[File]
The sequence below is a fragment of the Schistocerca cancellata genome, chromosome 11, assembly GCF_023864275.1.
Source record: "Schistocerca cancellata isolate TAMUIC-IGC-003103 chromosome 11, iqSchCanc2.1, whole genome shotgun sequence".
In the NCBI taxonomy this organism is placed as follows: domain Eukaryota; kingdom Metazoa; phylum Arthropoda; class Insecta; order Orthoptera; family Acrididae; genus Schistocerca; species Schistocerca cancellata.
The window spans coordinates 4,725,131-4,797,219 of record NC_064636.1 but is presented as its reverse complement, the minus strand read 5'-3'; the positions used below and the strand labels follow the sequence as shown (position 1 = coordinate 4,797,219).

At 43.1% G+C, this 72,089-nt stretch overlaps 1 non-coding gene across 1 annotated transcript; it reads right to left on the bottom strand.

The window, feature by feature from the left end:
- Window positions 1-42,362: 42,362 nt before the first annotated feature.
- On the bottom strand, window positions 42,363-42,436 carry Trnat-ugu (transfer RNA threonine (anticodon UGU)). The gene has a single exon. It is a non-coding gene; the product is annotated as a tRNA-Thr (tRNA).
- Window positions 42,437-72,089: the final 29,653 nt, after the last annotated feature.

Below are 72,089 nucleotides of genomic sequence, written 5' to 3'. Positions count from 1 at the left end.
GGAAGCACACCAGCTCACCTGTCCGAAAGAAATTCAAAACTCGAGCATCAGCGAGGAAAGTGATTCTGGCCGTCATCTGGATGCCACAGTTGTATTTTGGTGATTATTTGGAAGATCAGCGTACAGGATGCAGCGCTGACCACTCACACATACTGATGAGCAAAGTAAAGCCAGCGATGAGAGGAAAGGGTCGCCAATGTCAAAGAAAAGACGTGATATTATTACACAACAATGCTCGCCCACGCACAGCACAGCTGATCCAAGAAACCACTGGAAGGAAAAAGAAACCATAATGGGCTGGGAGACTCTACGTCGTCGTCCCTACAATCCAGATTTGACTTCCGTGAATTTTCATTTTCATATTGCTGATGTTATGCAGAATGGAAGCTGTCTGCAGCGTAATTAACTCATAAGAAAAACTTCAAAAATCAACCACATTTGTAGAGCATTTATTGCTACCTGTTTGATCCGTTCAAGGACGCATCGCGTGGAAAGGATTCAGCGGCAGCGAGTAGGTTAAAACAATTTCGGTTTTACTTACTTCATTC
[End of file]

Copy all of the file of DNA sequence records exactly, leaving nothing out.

The sequence below is a fragment of the Schistocerca cancellata genome, chromosome 11, assembly GCF_023864275.1.
Source record: "Schistocerca cancellata isolate TAMUIC-IGC-003103 chromosome 11, iqSchCanc2.1, whole genome shotgun sequence".
In the NCBI taxonomy this organism is placed as follows: domain Eukaryota; kingdom Metazoa; phylum Arthropoda; class Insecta; order Orthoptera; family Acrididae; genus Schistocerca; species Schistocerca cancellata.
The window spans coordinates 4,725,131-4,797,219 of record NC_064636.1 but is presented as its reverse complement, the minus strand read 5'-3'; the positions used below and the strand labels follow the sequence as shown (position 1 = coordinate 4,797,219).

At 43.1% G+C, this 72,089-nt stretch overlaps 1 non-coding gene across 1 annotated transcript; it reads right to left on the bottom strand.

The window, feature by feature from the left end:
- Window positions 1-42,362: 42,362 nt before the first annotated feature.
- On the bottom strand, window positions 42,363-42,436 carry Trnat-ugu (transfer RNA threonine (anticodon UGU)). The gene has a single exon. It is a non-coding gene; the product is annotated as a tRNA-Thr (tRNA).
- Window positions 42,437-72,089: the final 29,653 nt, after the last annotated feature.

Below are 72,089 nucleotides of genomic sequence, written 5' to 3'. Positions count from 1 at the left end.
GGAAGCACACCAGCTCACCTGTCCGAAAGAAATTCAAAACTCGAGCATCAGCGAGGAAAGTGATTCTGGCCGTCATCTGGATGCCACAGTTGTATTTTGGTGATTATTTGGAAGATCAGCGTACAGGATGCAGCGCTGACCACTCACACATACTGATGAGCAAAGTAAAGCCAGCGATGAGAGGAAAGGGTCGCCAATGTCAAAGAAAAGACGTGATATTATTACACAACAATGCTCGCCCACGCACAGCACAGCTGATCCAAGAAACCACTGGAAGGAAAAAGAAACCATAATGGGCTGGGAGACTCTACGTCGTCGTCCCTACAATCCAGATTTGACTTCCGTGAATTTTCATTTTCATATTGCTGATGTTATGCAGAATGGAAGCTGTCTGCAGCGTAATTAACTCATAAGAAAAACTTCAAAAATCAACCACATTTGTAGAGCATTTATTGCTACCTGTTTGATCCGTTCAAGGACGCATCGCGTGGAAAGGATTCAGCGGCAGCGAGTAGGTTAAAACAATTTCGGTTTTACTTACTTCATTC